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Illinois Charter School Commission

Charter schools allow parents to be able to choose an appropriate educational setting for their children by judging the merit of the educational institution, classroom setting, and academic performance. The existence of charter schools allows parents to choose a path for their child.  They are very popular in Illinois and around the country because they offer opportunity.

Charter school enrollment rates are increasing at an astronomical rate because parents are becoming actively involved in their child’s academic performance.  Parents are demanding results that failing schools are not delivering.  According to the Illinois State Board of Education (ISBE) charter school enrollment skyrocketed from 6,152 students in 2000 to 54,054 in 2013.  Enrollment would be higher but charters cannot grow fast enough. Illinois Charter School Network estimates that 19,000 students are awaiting an opportunity to attend a charter school but do not yet have the opportunity.

Schools are created to enlighten and educate students and prepare them for a prosperous future; however, there is a power struggle over splitting funding dollars between charter and public institutions.  Charter schools are educational institutions that receive public funding, cannot charge tuition and are part of the public school system.  A key difference is charters are allowed many structural opportunities that public schools are not, such as flexibility and independence to innovate educational techniques in the classroom.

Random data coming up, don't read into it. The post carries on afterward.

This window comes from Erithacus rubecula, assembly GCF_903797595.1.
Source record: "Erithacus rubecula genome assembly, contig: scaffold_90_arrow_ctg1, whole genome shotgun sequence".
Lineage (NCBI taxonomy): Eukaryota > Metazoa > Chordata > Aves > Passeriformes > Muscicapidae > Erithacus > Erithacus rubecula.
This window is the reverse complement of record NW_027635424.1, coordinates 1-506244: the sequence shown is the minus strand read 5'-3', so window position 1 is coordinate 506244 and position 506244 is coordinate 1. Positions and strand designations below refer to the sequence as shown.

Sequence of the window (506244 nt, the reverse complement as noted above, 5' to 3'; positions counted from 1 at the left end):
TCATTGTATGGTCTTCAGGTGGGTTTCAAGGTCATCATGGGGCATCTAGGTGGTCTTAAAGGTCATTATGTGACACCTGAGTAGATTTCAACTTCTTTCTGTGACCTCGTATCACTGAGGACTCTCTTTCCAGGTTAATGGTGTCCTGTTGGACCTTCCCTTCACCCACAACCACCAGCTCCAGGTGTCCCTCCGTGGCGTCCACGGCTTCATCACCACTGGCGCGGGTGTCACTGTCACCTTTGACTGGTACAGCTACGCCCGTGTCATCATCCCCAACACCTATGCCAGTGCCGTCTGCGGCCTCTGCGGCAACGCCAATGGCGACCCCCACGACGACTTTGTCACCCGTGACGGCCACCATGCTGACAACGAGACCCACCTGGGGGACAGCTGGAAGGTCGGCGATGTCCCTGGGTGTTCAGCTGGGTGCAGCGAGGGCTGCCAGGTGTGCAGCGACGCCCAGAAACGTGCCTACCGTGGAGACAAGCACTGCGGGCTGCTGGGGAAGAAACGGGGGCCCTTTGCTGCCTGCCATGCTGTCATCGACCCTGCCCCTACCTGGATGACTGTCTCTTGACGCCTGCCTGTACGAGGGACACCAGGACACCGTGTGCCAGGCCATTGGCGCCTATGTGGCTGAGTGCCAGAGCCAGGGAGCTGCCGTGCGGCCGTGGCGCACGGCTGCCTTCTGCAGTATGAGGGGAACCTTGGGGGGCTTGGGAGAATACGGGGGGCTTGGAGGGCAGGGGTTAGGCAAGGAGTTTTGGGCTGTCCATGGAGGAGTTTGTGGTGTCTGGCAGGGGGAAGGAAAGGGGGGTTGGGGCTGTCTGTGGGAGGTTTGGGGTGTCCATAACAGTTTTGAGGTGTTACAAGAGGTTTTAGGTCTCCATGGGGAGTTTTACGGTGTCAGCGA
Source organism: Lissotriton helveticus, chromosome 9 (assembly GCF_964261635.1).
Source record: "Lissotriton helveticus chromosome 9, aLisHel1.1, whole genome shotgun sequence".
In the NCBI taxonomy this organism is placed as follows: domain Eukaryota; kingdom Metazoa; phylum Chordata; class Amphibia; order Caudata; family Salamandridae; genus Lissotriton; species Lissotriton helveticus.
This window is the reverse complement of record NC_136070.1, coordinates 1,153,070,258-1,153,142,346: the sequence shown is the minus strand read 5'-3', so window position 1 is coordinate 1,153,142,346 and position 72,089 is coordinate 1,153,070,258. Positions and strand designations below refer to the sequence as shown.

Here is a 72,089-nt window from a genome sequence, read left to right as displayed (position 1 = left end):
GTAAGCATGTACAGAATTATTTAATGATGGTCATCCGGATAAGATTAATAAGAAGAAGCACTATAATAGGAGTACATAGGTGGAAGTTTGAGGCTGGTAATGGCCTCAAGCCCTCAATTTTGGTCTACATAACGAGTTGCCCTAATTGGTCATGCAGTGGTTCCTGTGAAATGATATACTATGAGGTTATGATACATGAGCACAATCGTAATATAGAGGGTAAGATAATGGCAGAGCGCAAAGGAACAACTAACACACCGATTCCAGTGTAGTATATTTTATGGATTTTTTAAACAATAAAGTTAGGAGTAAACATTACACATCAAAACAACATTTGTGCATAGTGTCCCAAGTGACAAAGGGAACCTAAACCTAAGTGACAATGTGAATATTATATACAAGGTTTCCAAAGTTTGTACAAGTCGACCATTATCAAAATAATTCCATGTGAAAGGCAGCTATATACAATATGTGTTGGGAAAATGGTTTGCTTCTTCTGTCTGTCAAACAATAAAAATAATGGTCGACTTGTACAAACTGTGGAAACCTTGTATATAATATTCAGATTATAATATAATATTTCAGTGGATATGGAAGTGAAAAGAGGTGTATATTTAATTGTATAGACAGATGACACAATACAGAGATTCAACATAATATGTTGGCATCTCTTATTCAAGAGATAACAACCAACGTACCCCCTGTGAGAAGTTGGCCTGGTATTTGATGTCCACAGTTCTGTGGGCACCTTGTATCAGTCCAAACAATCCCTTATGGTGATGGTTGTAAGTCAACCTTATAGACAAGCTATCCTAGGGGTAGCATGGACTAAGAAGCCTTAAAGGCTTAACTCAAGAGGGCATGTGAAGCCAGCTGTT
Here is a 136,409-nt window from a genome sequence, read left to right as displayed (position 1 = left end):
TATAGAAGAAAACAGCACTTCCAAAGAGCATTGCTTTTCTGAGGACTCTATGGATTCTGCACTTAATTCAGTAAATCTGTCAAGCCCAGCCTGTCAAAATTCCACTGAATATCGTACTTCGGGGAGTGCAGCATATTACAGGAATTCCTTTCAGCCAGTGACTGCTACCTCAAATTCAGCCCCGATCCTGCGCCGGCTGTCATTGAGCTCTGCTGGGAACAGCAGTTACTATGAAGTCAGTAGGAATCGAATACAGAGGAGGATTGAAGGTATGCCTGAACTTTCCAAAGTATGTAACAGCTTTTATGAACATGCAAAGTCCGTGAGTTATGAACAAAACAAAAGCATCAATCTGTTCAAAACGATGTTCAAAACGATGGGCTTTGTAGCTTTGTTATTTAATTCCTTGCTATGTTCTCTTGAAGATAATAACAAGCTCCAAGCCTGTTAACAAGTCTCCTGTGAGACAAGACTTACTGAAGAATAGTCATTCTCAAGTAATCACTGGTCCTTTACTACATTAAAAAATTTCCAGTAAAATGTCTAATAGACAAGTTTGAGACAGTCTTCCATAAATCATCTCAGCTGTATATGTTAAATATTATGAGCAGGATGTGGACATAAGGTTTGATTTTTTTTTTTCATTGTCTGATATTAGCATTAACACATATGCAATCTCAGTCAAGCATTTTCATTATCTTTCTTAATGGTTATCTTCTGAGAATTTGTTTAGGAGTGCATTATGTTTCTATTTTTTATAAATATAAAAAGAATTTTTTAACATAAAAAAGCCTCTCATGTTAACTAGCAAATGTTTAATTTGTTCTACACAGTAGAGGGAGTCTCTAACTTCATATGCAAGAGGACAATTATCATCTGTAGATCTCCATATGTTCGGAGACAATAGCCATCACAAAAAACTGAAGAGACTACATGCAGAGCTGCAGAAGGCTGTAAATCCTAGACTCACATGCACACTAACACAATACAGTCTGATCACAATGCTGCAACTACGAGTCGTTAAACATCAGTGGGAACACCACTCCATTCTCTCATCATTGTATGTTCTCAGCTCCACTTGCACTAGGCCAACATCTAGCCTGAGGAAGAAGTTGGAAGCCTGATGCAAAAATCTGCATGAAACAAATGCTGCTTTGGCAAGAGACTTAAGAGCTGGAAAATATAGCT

In 2011, the state created an independent commission, the State Charter School Commission (Commission) is primarily tasked to review charter appeals.  Upon review of a charter schools appeal, the Commission may override a denial at the local level if it is “in the best interest of the students the charter school is designed to serve” and grant the charter schools application.

A recent bill passed the General Assembly (HB3754) that would abolish the Commission.  The bill sponsor does not believe the Commission has a necessary purpose.

The Commission, by design, provides a fair hearing to charter applicants after being denied at the local level. Since the Commission’s creation in 2011, it received 29 appeals.  Only two out of 29 appeals were granted (Prairie Crossing Elementary & Southland High School).  Abolishing the Commission removes a level of protection and also hurts the overall charter school movement.  The Commission is a strong advocate for quality education in charter schools.  We should not be taking steps backward in advocating educational opportunities in our most poor-performing districts.

Under the legislation, the Illinois State Board of Education and a nine member panel appointed by the governor are now set to be charged with reviewing appeals.  This board can no doubt handle the technical review, but the Commission is important because it provides oversight, supports and disseminates innovative practices in the classroom and reports bi-annually on charter school performance. The Commission is not simply a clerical bureau, the Commission is challenging educators and student performance.  Charter schools are not a solution for failures in our public system; however, they are a step in the right direction to provide an alternative for families.  We should embrace them.

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